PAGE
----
We like to think that we are a new part of the biscuit’s historical journey and evolution. Our version is a little wet, which makes it melt in your mouth and requires a preparation that is different from the southern style. To make it more “California,” as we like to say, our team adds all sorts of sweet and savory ingredients. Of course, we always encourage our team to come up with their own versions; we hope you will take the base recipe and do the same. If you discover something you love, please share it with us on the Big Bottom Market Facebook page. Your creations just may make it onto our menu, and of course we will give you the credit you deserve.


You’ll need a few simple ingredients and a handful of kitchen tools and equipment to concoct the perfect biscuit.

8 × 8-INCH BAKING PAN—If you don’t have one already, get an 8 × 8-inch pan for baking your biscuits. We do not use pans that are coated with a nonstick surface; instead, we rely on cooking spray to ensure that the biscuits easily slide out of the pan when they’re done cooking.

DISPOSABLE PLASTIC GLOVES—Since the batter can get messy, plastic gloves will keep your hands and batter nice and clean. We use gloves when combining the shortening with flour at the very beginning of recipe preparation.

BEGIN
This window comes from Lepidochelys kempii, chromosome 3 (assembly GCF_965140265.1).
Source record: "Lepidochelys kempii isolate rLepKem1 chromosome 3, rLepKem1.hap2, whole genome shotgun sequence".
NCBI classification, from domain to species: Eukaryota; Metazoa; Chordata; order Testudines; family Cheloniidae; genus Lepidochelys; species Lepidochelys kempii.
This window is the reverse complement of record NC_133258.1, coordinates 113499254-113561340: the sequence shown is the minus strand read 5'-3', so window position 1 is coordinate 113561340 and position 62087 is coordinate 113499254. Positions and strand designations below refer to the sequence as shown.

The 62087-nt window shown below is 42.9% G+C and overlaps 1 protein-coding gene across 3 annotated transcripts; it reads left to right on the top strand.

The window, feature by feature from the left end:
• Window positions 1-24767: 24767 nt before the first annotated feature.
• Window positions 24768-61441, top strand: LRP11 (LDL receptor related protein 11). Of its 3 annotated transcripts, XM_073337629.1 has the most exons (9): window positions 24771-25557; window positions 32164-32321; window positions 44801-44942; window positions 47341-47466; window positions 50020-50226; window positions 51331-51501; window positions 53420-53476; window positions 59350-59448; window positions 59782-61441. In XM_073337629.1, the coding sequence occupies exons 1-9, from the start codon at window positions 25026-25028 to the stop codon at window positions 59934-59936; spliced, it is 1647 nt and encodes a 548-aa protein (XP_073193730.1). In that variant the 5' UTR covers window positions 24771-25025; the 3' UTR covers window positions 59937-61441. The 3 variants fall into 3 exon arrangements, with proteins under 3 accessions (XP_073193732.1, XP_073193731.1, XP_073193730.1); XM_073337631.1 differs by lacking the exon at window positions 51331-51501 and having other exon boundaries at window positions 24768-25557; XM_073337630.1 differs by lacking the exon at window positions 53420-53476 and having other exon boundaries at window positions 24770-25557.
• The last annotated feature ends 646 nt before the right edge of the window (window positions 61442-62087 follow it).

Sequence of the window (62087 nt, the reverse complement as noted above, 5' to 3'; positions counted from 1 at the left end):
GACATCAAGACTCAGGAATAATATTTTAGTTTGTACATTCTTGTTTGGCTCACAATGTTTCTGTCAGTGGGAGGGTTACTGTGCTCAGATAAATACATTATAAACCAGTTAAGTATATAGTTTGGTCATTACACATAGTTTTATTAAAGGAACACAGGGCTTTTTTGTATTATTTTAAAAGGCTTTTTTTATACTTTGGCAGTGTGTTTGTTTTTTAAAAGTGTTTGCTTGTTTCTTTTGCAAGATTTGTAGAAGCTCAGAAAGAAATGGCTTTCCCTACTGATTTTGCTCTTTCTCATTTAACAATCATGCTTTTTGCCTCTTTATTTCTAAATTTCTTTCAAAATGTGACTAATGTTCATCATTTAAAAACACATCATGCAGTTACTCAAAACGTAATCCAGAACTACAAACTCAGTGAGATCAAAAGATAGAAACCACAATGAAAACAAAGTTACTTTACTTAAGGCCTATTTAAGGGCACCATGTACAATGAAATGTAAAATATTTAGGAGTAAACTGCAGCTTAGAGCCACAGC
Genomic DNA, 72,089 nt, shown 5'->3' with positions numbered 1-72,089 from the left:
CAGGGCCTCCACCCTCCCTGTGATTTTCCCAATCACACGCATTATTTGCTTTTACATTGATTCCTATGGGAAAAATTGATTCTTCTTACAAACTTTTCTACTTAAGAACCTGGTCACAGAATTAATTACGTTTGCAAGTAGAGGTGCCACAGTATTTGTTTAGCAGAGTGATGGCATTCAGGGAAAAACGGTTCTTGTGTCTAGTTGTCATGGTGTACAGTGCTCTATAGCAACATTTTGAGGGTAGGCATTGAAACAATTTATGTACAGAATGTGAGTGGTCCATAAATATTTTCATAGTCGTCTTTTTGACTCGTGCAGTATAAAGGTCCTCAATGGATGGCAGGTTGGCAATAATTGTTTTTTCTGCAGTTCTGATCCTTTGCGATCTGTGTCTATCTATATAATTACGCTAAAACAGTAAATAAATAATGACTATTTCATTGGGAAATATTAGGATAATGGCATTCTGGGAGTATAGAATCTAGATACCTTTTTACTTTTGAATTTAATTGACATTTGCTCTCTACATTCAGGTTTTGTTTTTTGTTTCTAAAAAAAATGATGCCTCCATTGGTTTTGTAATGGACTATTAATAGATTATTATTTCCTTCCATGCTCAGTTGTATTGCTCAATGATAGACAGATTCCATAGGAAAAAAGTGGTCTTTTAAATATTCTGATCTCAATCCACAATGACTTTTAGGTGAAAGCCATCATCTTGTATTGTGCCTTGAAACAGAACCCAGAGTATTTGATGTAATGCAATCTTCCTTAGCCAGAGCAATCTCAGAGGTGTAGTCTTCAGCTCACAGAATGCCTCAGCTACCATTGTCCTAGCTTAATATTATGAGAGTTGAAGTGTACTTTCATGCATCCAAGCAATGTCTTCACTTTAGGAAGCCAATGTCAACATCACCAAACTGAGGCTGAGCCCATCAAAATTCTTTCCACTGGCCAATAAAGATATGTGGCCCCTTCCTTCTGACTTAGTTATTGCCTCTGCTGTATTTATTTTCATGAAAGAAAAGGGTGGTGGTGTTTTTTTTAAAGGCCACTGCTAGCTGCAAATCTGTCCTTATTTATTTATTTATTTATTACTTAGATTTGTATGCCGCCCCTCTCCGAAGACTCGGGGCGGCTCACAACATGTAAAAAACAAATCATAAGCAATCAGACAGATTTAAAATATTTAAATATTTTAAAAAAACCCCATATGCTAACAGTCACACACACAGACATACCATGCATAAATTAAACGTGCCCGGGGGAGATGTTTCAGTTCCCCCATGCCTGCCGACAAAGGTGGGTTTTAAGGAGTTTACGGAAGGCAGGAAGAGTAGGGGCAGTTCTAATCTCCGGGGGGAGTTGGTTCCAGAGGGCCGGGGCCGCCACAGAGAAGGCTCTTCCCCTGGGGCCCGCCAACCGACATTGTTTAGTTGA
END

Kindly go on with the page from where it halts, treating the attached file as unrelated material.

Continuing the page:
TOOTHPICKS, SKEWERS, OR A KNIFE—These are used to ensure your biscuits are done before pulling them out of the oven. When your timer goes off, poke your cooked biscuits with one of these tools, and if it comes out clean they’re done; if not, put them back in for another minute or two.

ICE CREAM SCOOP—You’ll need an ice cream scoop to get the right amount of dough for each biscuit and to transfer the dough from the bowl to your baking pan (although a soup spoon also works). We use a 2.5-ounce scoop that we purchase online from a restaurant supply store, but you can also find one in your local kitchen store or in the grocery store. If you plan to make the Mini Biscuit recipe (here) you’ll also want to get a 1.5- or 2-ounce scoop. Keep in mind you don’t need to be a restaurant owner to shop for kitchen tools at a restaurant supply store. In fact, they are often less expensive and you can find pretty much everything you need to outfit the cook’s perfect kitchen.